Third, the ALJ must determine whether the claimant has an impairment which meets or equals one of the impairments listed in the Regulations. 20 C.F.R. §§ 416.920(d), 404.1520(d); Part 404, Subpart P, Appendix 1. If the claimant has one of, or the medical equivalent of, these impairments, then the claimant is per se disabled without consideration of the claimant's age, education, or work history. Id.

         Fourth, the impairment must prevent claimant from doing past relevant work.[3] 20 C.F.R. §§ 416.920(e), 404.1520(e). At this step, the burden rests with the claimant to establish his RFC. Steed v. Astrue, 524 F.3d 872, 874 n.3 (8th Cir. 2008); see also Eichelberger, 390 F.3d at 590-91; Masterson v. Barnhart, 363 F.3d 731, 737 (8th Cir. 2004). RFC is defined as what the claimant can do despite his or her limitations, 20 C.F.R. § 404.1545(a), and includes an assessment of physical abilities and mental impairments. 20 C.F.R. § 404.1545(b)-(e). The ALJ will review a claimant's RFC and the physical and mental demands of the work the claimant has done in the past. 20 C.F.R. § 404.1520(f). If it is found that the claimant can still perform past relevant work, the claimant will not be found to be disabled. Id.; 20 C.F.R. § 416.920(a)(4)(iv). If the claimant cannot perform past relevant work, the analysis proceeds to Step 5.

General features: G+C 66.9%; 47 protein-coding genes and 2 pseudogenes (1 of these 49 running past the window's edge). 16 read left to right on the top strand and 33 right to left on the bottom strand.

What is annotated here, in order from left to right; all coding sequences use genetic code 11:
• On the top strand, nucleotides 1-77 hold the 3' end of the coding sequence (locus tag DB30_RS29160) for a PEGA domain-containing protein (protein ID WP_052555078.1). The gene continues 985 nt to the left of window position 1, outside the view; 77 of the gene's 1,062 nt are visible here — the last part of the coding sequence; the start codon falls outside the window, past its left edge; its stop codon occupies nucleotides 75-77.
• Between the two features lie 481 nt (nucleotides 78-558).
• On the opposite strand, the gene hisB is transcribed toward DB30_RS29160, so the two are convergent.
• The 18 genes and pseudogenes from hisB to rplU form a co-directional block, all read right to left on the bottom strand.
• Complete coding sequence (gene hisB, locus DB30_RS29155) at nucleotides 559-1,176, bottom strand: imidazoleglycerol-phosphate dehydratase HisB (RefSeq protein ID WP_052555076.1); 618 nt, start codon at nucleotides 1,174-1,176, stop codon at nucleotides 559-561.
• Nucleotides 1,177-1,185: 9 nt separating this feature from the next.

At the fifth and last step, the ALJ considers the claimant's RFC, age, education, and work experience to see if the claimant can make an adjustment to other work. 20 C.F.R. § 4l6.92O(a)(4)(v). If it is found that the claimant cannot make an adjustment to other work, the claimant will be found to be disabled. Id.; see also 20 C.F.R. § 416.920(g). At this step, the Commissioner bears the burden to "prove, first that the claimant retains the RFC to perform other kinds of work, and, second that other work exists in substantial numbers in the national economy that the claimant is able to perform." Goff, 421 F.3d at 790; Nevland v. Apfel, 204 F.3d 853, 857 (8th Cir. 2000). The Commissioner must prove this by substantial evidence. Warner v. Heckler, 722 F.2d 428, 431 (8th Cir. 1983).

         If the claimant satisfies all of the criteria of the five-step sequential evaluation process, the ALJ will find the claimant to be disabled. "The ultimate burden of persuasion to prove disability, however, remains with the claimant." Id.; see also Harris v. Barnhart, 356 F.3d 926, 931 n.2 (8th Cir. 2004) (citing 68 Fed. Reg. 51153, 51155 (Aug. 26, 2003)).

         This Court reviews the decision of the ALJ to determine whether the decision is supported by "substantial evidence" in the record as a whole. See Smith v. Shalala, 31 F.3d 715, 717 (8th Cir. 1994). "Substantial evidence is less than a preponderance but is enough that a reasonable mind would find it adequate to support the Commissioner's conclusion." Krogmeier v. Barnhart, 294 F.3d 1019, 1022 (8th Cir. 2002); see also Cox v. Astrue,495 F.3d 614, 617 (8th Cir. 2007). Therefore, even if a court finds that there is a preponderance of the evidence against the ALJ's decision, the ALJ's decision must be affirmed if it is supported by substantial ...